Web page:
What age should you start end of life planning?

When is the best time to start end of life planning?

It’s a common question and the truthful answer is from age 18, i.e. when you are an adult.

What age should you start end of life planning?

However, realistically, this is probably not going to happen – remember when you were 18?

It’s most likely you felt that ‘older’ was age 30, ‘ancient’ was your 55 year old grandparent, and death -well, it was so far off as to be non existent!

I’m being a bit facetious here, as you may have realised that death does indeed happen to the young as well as the old.

But when it comes to what age you should start end of life planning, it helps to think about what happens for the majority.

Hence when you get to anything over age 50, it’s a bit sobering to realise that you almost definitely have already lived longer than you have left to live.

That’s then a very good time to address how you would like to live the latter part of your life.

Is that EEE – Early Enough Education? Yes – anything at all is early enough, especially when you are in your later years, when it might be much too late to get any early enough education, let alone enough.

But fortunately before then, there are all kinds of situations so it is a good age to start end of life planning.

Here’s just four:

When you get married or enter into a civil partnership

This is the ideal time for a will to be made, and you might as well get your powers of attorney set up at this point too. Which doesn’t bear thinking about, does it, but it’s not as bad as what might happen if the state has to make a decision about who takes care of your children.

When you have a child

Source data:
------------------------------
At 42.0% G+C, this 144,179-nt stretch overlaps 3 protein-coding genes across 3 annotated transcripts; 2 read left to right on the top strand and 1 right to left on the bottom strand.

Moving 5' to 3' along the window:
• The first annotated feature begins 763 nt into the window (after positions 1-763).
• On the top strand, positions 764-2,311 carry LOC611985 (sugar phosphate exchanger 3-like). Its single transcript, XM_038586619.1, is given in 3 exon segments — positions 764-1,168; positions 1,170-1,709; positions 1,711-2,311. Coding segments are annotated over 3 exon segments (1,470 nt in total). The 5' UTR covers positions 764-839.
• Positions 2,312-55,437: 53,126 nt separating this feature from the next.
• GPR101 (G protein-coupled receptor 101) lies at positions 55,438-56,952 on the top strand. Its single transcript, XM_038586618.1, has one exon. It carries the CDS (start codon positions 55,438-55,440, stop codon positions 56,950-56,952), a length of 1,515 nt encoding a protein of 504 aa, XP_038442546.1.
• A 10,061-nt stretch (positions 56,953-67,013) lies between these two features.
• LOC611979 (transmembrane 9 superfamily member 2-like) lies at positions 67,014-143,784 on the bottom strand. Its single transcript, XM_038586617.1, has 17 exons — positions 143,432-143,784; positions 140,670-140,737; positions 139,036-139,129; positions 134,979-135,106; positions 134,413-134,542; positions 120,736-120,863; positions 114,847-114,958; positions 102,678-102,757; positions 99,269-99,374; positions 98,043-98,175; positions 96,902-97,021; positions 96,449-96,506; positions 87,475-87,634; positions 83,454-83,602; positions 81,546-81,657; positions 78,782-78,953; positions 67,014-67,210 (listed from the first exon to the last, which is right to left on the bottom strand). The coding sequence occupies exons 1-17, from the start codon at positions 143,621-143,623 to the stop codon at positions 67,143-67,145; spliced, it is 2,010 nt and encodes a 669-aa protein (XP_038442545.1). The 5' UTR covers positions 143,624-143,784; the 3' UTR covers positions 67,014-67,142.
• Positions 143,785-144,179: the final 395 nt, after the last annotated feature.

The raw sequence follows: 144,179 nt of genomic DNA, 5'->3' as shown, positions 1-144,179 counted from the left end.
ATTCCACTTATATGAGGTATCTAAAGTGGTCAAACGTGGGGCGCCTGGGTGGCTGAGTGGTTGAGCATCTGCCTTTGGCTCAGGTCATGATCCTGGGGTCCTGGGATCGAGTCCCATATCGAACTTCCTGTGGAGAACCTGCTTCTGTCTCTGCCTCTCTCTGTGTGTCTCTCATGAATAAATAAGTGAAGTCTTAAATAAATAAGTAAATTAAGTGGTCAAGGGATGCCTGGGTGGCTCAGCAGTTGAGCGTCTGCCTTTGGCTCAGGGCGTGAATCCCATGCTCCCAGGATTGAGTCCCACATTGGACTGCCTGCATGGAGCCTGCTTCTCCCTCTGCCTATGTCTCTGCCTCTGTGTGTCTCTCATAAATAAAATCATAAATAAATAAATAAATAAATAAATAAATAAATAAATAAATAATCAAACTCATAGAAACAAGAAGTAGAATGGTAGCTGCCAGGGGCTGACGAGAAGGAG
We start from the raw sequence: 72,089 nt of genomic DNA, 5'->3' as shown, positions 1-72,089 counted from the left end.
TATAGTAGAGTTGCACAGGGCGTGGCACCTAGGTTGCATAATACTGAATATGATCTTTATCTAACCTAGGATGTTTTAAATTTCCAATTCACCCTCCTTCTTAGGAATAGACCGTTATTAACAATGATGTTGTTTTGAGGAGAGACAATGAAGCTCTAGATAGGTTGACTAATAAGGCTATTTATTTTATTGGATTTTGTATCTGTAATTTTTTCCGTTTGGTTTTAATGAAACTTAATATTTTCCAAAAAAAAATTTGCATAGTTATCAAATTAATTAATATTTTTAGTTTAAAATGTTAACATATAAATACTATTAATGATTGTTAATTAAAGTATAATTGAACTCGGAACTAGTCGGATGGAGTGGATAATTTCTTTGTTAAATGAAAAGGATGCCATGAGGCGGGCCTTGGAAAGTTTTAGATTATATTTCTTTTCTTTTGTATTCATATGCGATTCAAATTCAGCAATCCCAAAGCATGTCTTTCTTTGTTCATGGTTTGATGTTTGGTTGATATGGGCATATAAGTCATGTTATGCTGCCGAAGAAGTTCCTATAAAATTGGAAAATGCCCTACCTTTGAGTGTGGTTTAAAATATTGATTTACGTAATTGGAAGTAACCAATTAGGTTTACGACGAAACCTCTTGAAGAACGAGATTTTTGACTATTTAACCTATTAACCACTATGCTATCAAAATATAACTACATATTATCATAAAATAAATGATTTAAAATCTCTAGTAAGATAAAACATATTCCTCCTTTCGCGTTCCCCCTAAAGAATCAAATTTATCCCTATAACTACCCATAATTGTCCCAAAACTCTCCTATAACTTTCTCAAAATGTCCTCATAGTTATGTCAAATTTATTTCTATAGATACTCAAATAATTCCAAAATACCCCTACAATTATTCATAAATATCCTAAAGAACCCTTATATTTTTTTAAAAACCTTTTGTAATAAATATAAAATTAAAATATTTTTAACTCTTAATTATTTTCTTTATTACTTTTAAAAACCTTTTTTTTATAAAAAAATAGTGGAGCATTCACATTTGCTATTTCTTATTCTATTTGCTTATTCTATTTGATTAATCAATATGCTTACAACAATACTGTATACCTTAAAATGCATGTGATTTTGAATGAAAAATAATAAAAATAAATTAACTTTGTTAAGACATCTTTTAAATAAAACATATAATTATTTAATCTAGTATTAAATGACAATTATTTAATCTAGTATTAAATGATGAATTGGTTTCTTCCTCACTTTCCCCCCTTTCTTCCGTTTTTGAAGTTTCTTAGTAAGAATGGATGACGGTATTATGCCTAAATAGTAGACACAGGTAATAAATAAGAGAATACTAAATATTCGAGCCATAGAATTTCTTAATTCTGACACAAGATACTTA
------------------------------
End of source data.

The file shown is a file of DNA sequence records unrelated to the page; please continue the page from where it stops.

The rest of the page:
It is 100% essential that you have a will done at this point, if only to document who would look after your child should you and your partner die.

When you go on holiday

When flying was less common, it wasn’t unusual for people to think about what would happen if they crashed, and this was an incentive to get their will done, or take care of anything else that would help the family if the worst happened. Nowadays flying is much more usual, and less and less think of this.

But the very act of going away (particularly if it is for a long journey, or far away) is a good moment to at least start the process of thinking about what you want towards the end of your life. It will still need to be documented (which you could of course do on holiday!)

When you become part of a blended family

 Particularly if your parent, or you, are with someone else who has children, some thought needs to be given not only to the legal side of things, but also to who would get what when you’re not around; who would know where to look for your end of life plans/organise the funeral/ensure your wishes regarding your body are taken care of. There’s lots more that constitutes a good end of life plan, but this would be a definite start. 

So the age at which you start end of life planning is in many ways dependent on your own situation.

But basically, the sooner the better, as it’s always too soon – until it is sadly too late

Further reading

And for more in-depth thinking about this, read my book Before I Go: The Essential Guide to Creating a Good End of Life Plan

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